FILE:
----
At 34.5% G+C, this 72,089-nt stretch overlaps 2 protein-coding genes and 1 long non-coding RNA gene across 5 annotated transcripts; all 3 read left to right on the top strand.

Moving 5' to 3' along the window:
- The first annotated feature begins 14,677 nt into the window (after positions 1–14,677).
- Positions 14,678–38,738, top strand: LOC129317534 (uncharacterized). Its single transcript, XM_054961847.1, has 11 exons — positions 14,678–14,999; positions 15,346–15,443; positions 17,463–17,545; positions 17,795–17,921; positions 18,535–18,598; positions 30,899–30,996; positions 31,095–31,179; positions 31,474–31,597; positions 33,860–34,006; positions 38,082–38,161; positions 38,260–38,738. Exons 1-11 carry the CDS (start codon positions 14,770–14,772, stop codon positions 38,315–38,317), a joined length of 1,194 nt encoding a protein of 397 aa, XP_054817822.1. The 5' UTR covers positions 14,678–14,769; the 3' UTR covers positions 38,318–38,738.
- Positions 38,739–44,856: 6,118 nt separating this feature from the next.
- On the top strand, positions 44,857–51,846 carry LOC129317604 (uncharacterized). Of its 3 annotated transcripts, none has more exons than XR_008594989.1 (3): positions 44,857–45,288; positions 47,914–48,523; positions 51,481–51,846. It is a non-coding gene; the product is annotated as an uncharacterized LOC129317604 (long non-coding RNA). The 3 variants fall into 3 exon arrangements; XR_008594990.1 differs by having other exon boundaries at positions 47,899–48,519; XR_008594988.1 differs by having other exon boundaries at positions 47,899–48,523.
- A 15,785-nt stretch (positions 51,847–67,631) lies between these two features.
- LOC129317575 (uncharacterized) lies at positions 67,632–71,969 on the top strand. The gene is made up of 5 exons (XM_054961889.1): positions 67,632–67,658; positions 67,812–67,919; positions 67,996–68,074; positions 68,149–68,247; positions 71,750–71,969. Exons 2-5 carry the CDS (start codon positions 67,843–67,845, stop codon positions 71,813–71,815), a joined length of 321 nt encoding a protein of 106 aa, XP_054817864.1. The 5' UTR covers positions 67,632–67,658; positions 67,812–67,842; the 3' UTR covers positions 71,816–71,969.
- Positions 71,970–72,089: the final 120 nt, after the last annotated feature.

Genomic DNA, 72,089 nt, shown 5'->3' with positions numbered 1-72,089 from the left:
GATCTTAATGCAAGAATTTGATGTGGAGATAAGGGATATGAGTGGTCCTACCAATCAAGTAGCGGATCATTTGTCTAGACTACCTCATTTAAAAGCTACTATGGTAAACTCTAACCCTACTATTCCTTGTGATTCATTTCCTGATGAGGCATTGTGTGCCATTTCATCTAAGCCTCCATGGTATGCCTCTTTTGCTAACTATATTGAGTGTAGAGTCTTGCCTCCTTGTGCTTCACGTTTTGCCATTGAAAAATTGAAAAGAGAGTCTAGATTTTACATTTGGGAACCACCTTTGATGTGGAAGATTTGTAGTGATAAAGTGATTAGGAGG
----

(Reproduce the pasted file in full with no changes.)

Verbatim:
At 34.5% G+C, this 72,089-nt stretch overlaps 2 protein-coding genes and 1 long non-coding RNA gene across 5 annotated transcripts; all 3 read left to right on the top strand.

Moving 5' to 3' along the window:
- The first annotated feature begins 14,677 nt into the window (after positions 1–14,677).
- Positions 14,678–38,738, top strand: LOC129317534 (uncharacterized). Its single transcript, XM_054961847.1, has 11 exons — positions 14,678–14,999; positions 15,346–15,443; positions 17,463–17,545; positions 17,795–17,921; positions 18,535–18,598; positions 30,899–30,996; positions 31,095–31,179; positions 31,474–31,597; positions 33,860–34,006; positions 38,082–38,161; positions 38,260–38,738. Exons 1-11 carry the CDS (start codon positions 14,770–14,772, stop codon positions 38,315–38,317), a joined length of 1,194 nt encoding a protein of 397 aa, XP_054817822.1. The 5' UTR covers positions 14,678–14,769; the 3' UTR covers positions 38,318–38,738.
- Positions 38,739–44,856: 6,118 nt separating this feature from the next.
- On the top strand, positions 44,857–51,846 carry LOC129317604 (uncharacterized). Of its 3 annotated transcripts, none has more exons than XR_008594989.1 (3): positions 44,857–45,288; positions 47,914–48,523; positions 51,481–51,846. It is a non-coding gene; the product is annotated as an uncharacterized LOC129317604 (long non-coding RNA). The 3 variants fall into 3 exon arrangements; XR_008594990.1 differs by having other exon boundaries at positions 47,899–48,519; XR_008594988.1 differs by having other exon boundaries at positions 47,899–48,523.
- A 15,785-nt stretch (positions 51,847–67,631) lies between these two features.
- LOC129317575 (uncharacterized) lies at positions 67,632–71,969 on the top strand. The gene is made up of 5 exons (XM_054961889.1): positions 67,632–67,658; positions 67,812–67,919; positions 67,996–68,074; positions 68,149–68,247; positions 71,750–71,969. Exons 2-5 carry the CDS (start codon positions 67,843–67,845, stop codon positions 71,813–71,815), a joined length of 321 nt encoding a protein of 106 aa, XP_054817864.1. The 5' UTR covers positions 67,632–67,658; positions 67,812–67,842; the 3' UTR covers positions 71,816–71,969.
- Positions 71,970–72,089: the final 120 nt, after the last annotated feature.

Genomic DNA, 72,089 nt, shown 5'->3' with positions numbered 1-72,089 from the left:
GATCTTAATGCAAGAATTTGATGTGGAGATAAGGGATATGAGTGGTCCTACCAATCAAGTAGCGGATCATTTGTCTAGACTACCTCATTTAAAAGCTACTATGGTAAACTCTAACCCTACTATTCCTTGTGATTCATTTCCTGATGAGGCATTGTGTGCCATTTCATCTAAGCCTCCATGGTATGCCTCTTTTGCTAACTATATTGAGTGTAGAGTCTTGCCTCCTTGTGCTTCACGTTTTGCCATTGAAAAATTGAAAAGAGAGTCTAGATTTTACATTTGGGAACCACCTTTGATGTGGAAGATTTGTAGTGATAAAGTGATTAGGAGG